Workplace hygiene concerns fester for returning office workers

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Sixty-eight percent of Australian office workers are more concerned about hygiene at work than a year ago and 63 percent are wary of returning to the office, says new Dyson research.

The top concern for 83 percent of office workers is their colleagues coming to work sick, while 82 percent admit they personally feel embarrassed about coughing or sneezing in front of others.

The research commissioned by Dyson reveals nearly half (46 percent) would avoid the office if not feeling comfortable with hygiene standards in the workplace, either by calling in sick, working from home or even quitting.

Other workplace hygiene concerns include:

  • poor hygiene practice of their colleagues and using shared space and equipment (70 percent)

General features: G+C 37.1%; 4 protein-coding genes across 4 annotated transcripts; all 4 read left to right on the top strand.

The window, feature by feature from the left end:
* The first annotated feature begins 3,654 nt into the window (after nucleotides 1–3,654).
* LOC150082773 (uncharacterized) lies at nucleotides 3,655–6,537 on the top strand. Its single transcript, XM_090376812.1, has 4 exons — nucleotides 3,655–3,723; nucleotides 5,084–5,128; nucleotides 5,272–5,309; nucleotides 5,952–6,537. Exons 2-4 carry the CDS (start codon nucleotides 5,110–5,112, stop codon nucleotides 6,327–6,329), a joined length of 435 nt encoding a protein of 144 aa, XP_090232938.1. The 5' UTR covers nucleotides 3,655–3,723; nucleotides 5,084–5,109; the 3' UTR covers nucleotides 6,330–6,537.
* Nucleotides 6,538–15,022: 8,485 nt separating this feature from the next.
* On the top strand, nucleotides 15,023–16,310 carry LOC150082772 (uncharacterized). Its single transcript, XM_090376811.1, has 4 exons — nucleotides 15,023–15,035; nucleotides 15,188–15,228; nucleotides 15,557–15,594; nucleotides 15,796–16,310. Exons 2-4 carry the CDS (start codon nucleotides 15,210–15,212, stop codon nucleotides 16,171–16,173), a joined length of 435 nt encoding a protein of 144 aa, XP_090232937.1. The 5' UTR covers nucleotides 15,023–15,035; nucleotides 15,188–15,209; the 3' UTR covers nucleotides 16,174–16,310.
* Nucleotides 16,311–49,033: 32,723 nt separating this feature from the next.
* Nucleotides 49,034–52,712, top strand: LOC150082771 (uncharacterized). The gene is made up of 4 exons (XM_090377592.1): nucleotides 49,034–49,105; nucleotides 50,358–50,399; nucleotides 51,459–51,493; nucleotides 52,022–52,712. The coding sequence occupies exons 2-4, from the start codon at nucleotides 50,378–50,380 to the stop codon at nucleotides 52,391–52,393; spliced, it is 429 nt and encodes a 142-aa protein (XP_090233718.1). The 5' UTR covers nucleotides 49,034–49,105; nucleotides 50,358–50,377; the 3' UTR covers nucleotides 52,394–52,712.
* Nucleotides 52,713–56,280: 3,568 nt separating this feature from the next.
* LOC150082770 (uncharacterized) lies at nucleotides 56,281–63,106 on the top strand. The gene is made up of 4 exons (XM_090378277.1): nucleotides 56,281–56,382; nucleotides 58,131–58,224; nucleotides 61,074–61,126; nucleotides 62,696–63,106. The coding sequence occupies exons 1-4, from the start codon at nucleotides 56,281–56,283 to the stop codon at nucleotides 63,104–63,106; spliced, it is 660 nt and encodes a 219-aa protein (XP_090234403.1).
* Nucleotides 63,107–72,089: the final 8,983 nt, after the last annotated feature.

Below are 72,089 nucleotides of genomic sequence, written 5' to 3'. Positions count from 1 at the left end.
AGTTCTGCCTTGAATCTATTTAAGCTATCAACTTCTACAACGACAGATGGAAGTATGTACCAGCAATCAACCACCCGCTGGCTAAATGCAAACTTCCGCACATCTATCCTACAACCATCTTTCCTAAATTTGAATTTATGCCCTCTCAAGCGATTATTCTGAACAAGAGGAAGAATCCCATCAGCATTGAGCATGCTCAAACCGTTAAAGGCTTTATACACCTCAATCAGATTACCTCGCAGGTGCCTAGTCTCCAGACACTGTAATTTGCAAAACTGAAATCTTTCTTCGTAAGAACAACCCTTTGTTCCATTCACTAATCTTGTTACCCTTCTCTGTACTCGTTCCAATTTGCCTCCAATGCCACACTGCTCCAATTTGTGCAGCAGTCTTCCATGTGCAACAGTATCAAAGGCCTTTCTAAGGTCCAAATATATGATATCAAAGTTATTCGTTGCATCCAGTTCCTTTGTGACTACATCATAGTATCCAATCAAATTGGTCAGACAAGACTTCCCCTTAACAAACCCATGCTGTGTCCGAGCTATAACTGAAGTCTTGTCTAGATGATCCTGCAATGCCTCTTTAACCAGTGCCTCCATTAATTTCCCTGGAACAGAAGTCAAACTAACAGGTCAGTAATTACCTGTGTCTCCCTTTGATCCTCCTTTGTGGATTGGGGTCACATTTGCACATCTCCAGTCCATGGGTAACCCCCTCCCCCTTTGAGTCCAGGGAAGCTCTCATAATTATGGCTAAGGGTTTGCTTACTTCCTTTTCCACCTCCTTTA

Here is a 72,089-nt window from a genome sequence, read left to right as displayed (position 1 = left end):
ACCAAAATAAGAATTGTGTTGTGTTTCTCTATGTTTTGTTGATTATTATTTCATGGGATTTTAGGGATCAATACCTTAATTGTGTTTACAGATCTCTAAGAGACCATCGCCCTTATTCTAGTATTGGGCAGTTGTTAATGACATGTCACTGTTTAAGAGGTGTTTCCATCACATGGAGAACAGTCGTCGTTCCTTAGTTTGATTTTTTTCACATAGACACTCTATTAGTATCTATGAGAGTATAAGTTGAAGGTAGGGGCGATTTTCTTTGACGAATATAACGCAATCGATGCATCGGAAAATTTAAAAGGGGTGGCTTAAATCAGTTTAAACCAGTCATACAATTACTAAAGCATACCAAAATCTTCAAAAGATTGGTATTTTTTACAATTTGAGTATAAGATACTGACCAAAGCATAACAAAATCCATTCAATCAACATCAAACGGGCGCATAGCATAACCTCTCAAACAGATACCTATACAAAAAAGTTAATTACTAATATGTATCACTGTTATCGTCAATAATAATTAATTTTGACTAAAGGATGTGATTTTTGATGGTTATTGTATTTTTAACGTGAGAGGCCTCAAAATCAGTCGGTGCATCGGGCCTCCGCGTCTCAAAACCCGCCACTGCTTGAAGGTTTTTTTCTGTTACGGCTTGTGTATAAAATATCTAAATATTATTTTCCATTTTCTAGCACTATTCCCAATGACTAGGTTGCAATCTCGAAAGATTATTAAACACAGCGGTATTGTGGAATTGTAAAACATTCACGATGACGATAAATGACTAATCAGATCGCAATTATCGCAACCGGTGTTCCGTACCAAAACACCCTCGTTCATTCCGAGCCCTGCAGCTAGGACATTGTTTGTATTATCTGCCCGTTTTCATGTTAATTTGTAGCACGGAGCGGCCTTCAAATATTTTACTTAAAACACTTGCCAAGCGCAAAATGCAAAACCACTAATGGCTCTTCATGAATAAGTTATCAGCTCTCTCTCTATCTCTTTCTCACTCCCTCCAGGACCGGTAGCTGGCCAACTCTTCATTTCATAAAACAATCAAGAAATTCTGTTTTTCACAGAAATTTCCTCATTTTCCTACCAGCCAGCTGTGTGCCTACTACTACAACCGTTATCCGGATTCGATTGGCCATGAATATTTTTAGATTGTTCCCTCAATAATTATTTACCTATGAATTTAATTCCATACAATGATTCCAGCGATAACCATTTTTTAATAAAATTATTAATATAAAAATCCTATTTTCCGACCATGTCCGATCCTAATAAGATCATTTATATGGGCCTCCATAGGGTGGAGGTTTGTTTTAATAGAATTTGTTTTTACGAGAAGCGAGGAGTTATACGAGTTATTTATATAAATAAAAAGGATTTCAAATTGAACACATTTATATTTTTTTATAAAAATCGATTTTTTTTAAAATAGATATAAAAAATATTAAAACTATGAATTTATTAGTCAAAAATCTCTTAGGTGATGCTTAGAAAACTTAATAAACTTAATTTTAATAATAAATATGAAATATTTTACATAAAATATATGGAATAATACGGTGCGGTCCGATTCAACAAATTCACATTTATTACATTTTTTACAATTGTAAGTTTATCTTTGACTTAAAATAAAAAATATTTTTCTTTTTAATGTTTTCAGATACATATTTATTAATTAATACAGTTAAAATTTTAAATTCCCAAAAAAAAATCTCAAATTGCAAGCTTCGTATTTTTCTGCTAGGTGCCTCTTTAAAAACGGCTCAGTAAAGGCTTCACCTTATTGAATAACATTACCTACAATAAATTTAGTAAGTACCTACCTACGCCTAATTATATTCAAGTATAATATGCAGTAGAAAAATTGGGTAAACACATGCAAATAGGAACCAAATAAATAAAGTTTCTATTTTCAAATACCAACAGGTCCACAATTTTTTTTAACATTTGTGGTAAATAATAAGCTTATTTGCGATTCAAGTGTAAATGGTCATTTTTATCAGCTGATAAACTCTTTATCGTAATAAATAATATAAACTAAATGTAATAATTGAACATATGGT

• hotdesking (66 percent)
  • formaldehyde (61 percent), and
  • pressure to shake hands with others (52 percent).

“This global pandemic is the greatest crisis of modern times,” says Alex Knox, Dyson VP of environmental care, “and it has fundamentally changed the way we work and our approach to attitudes and hygiene.”

Specific to bathrooms, the research found Australians are concerned about their co-workers not washing their hands (78 percent), touching door handles (75 percent), touching taps (70 percent) and the cleanliness of the air (68 percent).

Prompting concerns, 47 percent of Australians are unaware of the importance of drying their hands after washing them. Forty-six percent say they are drying their hands, but only 28 percent think their colleagues do the same.

“We know damp hands can transfer up to 1000 times more bacteria than dry hands,” says Salome Giao, senior researcher at Dyson.

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